More than a century ago, when Fifth Avenue was lined with mansions, its houses of worship were built, supported and populated by Vanderbilts, Astors and Belmonts.
It was, in the words of the late Kate Simon in her 1978 book, Fifth Avenue: A Very Social History, “a village of the greatest wealth and financial power in the world, the might reflected . . . by the companion churches.”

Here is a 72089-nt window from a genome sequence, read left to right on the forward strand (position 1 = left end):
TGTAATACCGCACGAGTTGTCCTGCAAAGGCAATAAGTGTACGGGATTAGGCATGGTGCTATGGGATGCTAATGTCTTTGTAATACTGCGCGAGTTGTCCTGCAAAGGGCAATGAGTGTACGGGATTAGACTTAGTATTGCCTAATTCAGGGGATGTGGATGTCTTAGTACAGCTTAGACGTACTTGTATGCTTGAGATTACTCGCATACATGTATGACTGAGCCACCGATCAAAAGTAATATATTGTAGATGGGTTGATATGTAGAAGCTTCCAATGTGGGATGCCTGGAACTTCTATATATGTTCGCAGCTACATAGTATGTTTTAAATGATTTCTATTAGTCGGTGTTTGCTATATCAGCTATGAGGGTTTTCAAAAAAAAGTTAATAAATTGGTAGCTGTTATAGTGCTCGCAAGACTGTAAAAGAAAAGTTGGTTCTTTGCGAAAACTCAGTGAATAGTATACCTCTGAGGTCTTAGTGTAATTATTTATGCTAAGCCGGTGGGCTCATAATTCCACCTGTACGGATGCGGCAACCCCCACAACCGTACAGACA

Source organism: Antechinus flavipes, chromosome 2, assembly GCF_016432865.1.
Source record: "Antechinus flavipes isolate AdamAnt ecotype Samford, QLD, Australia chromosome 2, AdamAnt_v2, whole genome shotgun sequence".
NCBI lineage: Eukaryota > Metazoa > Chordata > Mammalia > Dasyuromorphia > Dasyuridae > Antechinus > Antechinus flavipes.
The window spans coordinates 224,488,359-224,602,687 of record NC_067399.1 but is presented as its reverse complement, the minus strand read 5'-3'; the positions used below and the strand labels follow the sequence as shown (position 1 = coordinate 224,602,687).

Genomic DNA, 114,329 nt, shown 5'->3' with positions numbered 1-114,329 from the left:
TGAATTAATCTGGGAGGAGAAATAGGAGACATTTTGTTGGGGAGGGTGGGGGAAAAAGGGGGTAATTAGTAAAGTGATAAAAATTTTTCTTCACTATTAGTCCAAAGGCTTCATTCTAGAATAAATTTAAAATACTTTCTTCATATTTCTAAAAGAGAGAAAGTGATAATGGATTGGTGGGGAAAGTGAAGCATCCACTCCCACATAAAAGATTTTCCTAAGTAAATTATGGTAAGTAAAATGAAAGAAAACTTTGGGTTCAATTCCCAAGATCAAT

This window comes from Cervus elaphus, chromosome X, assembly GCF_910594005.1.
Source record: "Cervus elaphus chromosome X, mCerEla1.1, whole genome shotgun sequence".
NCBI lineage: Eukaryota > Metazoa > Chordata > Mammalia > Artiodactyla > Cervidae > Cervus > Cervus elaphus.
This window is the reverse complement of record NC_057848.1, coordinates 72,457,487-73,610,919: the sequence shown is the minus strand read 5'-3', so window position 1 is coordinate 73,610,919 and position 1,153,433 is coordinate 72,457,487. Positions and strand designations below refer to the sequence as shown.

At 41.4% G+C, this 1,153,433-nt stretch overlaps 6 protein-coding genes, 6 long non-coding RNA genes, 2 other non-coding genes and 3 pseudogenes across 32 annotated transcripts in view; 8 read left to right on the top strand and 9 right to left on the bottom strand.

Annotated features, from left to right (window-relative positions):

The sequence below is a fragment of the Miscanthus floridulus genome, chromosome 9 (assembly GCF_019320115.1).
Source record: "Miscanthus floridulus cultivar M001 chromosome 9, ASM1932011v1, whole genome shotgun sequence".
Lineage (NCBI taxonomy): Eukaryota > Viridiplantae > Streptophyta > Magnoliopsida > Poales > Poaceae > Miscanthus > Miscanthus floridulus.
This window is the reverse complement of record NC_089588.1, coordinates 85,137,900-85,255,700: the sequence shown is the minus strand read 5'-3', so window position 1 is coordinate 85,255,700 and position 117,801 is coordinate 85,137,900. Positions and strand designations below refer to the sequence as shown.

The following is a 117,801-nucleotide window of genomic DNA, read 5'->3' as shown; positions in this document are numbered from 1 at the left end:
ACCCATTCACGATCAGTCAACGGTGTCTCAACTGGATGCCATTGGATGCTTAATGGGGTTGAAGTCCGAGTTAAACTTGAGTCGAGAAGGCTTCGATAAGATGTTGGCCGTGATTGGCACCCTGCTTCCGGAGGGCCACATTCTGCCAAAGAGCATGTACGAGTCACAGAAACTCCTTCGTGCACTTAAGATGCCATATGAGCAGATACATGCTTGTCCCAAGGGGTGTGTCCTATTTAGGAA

While Fifth Avenue morphed into New York’s toniest shopping district— home to Hermes, Saks Fifth Avenue and Tiffany’s—the landmark sanctuaries endured, and they’re now coping with the biggest economic downturn since the Great Depression.
The problem is that the A-list families that once packed the pews and padded the budgets are long gone.